I am from Cavan and I have never seen this before. Probably comes down to the preference of teachers. There is a lot of variation English usage across Ireland. You can have fun with this too. Search for the NY Times - British-Irish Dialect Quiz. It was quite accurate in terms of placing me in terms of geography.
Haha - yes that's the one. Well done. Fancy a game of tig? I just re-read my own entry above and see that it is full of typos - just in case anyone imagined that people in Cavan spoke a dialect of English. My grandparents would have struggled to understand someone speaking English from some areas of Munster etc
Before the widespread use of radio, I wonder were there even greater variations in terms of English usage and accents in Ireland?
Not just one night, sometimes three. It was actually considered a period of 'no time'. The days weren't named during 'no time' and the rules were different, hence why the ancestors could temporarily rejoin the living.
The precise duration depended on how long the Druí felt they needed to adjust the calendar. Or so some think who've considered this from the perspective of an agrarian culture using astronomy to track time and having to make periodic adjustments to their calendar.
The single night of All Hallows Eve, (which I've always spelt as Hallowe'en and that's what we were taught in school), is a later Christian overstamp (like Christmas which just missed). The lights in the window, dressing as the sí and leading them to honey and 'treats' are relics of the older traditions though. I guess the Christian monks didn't feel they needed the extra days because they were using a different calendar system and just the one night of the walking dead was pagan enough for them.
Also, Samhain was an important festival, being the climax of the harvest, and therefore, of the agricultural year. It was, like many festival appropriated by the church who, because of the association with the departed, made it all souls day. When the Spanish colonised America they changed the date of the 'Day of the Dead' to match - so it's a weird bit of second hand Celtic imperialism - but I guess they got us back with the potato.
The mainstream Catholic and Protestant and Atheist Irish couldn't care less. There are some more hard line Christians in Ireland like elsewhere who take a dim view, but they tend to think of anything except what they believe in as Satanism in one form or another.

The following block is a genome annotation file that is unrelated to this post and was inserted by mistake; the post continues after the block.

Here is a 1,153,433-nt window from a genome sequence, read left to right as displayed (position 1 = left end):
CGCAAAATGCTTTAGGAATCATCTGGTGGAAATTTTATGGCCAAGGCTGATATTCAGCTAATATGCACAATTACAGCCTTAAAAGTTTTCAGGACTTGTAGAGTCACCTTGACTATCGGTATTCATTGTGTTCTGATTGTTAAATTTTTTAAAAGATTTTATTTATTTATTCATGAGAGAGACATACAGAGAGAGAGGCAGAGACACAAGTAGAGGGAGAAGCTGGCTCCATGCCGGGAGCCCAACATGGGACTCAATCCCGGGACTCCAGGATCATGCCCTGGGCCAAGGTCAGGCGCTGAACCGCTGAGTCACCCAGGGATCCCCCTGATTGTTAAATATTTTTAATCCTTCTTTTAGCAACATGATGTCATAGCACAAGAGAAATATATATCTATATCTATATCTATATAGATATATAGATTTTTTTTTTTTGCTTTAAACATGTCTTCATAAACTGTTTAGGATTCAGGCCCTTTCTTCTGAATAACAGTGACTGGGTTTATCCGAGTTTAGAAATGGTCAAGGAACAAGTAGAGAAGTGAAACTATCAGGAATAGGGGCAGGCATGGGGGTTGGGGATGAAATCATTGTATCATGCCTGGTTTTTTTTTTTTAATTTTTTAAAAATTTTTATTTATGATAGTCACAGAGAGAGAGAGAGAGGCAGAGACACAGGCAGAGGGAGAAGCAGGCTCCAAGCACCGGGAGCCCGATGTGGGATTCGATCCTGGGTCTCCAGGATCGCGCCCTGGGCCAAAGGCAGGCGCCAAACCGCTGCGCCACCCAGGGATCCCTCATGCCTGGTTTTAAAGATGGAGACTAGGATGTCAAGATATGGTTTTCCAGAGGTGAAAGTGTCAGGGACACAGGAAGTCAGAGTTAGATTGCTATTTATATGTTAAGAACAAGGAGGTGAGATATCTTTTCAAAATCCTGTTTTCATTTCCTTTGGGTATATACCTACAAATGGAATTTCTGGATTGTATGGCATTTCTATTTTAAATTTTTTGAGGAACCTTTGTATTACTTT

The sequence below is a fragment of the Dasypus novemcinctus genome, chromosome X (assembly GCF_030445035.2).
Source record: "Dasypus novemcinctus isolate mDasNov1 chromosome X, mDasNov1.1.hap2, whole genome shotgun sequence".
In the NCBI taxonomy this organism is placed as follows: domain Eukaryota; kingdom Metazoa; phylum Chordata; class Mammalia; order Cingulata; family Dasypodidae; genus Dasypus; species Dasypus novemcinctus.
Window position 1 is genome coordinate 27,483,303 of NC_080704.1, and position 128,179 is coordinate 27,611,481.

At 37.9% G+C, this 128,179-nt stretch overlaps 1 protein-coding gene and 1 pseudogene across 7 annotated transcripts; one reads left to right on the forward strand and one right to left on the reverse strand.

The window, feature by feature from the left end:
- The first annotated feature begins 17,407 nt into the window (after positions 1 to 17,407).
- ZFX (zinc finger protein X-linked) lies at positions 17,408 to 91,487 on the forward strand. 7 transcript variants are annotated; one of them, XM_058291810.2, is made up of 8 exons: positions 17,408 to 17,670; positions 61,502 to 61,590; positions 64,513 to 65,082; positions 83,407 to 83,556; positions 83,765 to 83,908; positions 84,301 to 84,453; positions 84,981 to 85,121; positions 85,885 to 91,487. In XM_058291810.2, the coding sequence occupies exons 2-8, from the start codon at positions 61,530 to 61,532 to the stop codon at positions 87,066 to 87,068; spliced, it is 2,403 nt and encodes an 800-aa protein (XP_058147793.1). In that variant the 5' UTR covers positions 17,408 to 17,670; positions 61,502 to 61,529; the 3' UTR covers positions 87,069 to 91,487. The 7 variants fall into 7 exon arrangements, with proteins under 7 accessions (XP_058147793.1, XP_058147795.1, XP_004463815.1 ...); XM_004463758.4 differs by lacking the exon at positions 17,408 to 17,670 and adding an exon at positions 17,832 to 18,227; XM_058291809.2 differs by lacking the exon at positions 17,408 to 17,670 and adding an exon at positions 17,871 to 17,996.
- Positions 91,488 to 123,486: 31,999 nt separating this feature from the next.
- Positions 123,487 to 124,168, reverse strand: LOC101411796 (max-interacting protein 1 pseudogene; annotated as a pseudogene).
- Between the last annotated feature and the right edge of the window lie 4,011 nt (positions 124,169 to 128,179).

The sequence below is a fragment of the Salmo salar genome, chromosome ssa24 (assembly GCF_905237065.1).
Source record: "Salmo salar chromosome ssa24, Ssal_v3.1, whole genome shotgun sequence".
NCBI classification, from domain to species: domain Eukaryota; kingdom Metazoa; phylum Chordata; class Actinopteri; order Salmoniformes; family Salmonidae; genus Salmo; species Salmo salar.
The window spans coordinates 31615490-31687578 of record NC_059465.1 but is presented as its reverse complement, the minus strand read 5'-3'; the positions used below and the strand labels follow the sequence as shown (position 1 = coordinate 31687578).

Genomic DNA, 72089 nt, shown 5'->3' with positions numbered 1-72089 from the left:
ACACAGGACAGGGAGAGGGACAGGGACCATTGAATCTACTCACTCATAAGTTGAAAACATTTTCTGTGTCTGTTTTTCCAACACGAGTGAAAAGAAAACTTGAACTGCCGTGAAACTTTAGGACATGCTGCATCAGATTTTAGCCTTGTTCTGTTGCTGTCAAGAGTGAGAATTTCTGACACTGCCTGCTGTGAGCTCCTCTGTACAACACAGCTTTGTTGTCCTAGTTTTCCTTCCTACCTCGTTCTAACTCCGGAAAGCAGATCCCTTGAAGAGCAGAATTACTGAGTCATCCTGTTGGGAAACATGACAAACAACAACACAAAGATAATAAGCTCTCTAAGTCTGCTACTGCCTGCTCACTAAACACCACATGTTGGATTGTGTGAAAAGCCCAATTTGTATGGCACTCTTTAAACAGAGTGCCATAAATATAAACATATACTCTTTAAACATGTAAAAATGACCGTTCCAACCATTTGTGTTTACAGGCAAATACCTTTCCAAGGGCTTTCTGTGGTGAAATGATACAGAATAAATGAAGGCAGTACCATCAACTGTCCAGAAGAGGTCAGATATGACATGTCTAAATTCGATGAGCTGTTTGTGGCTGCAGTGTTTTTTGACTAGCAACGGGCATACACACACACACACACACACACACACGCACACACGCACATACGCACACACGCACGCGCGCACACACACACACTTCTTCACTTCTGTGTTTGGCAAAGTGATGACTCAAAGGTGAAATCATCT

Neopagans in Ireland have mixed views. If there's 'appropriation' going on, and people are 'Lady Gregory-ing' the hell out of whacky interpretations of what might have been celebrated once at these festivals, then yes there's offence taken to that. But otherwise, no. People are free to re-interpret these festivals as it seems fit to them, because until the equivalent of The Dead Sea Scrolls for pre-Christian Ireland turns up, it's all a matter of interpretation and debate as to what went on. Very serious academic work is however untaken in Ireland to this end. Check out Cork University's digital archive.
The Irish basically are very laid back about people copying them. Tap dancing is copied from Irish dancing. Rhyming as we know it today was basically invented in Ireland, the ancient greeks, ancient latin none of them rhymed till the Irish monks brought it across Europe. You have a surname? thats Irish culture, Irish invented the hereditary surname as we know it. The O' means "son of", What was the Surname of Jesus? He didnt have one, but the Irish at his time of Birth did. The Norse directly copied this system "Ericsson", they just added the "son" at the end, Erics son (O'Eric). Before they got to Ireland they were called things like "Eirc the tall", "Eric the blonde". In UK it would "Paul the Tailor", "Carl the smith". If Carl the smith had a child, the child wasnt called "frank the smith", it was reserved for black smiths, not until they copied Irish naming culture did it get passed down. As for Hallowe'en, well Irish people dont care, in fact some copy the Pumpkin carving cause its cool, originally that was turnip carving but the Pumpkin ones are cool.
Duolingo uses a different framework for language courses that are developed in-house - incubator courses developed by volunteer contributors don't have all of the same functionality as in-house courses.
Only Duolingo engineers can modify the way Duolingo functions, and Duolingo engineers will never see a comment like this buried in one of the hundreds of thousands of Sentence Discussions.
Many Latin American countries celebrate the days of the dead (November 1st and 2nd) At least in Mexico, Halloween has been added to this, making it a three day celebration instead of a two day celebration. In some places in Mexico, it is as important a holiday as Christmas, with people putting up altars to their dead relatives, decorating graveyards and having a meal on the grave, making sand paintings and having parties in the villages where there are multiple bands playing, people in groups dressed in similar costumes or as katrinas (dressed up skeletons), and food. They believe their relatives can come through at this time also.
The ancient Celtic calendar marked 4 "quarter days" - Imbolc, Bealtaine, Lúnasa and Samhain, on what we now call February 1st, May 1st, August 1st and November 1st. Oíche Samhna is the night of the feast of Samhain.
The months Bealtaine, Lúnasa and Samhain take their names for the feast day that is celebrated on the first day of that month.
(Obviously our modern months may not align exactly with the Celtic Calendar, but we have adapted the old feastdays to the modern calendar).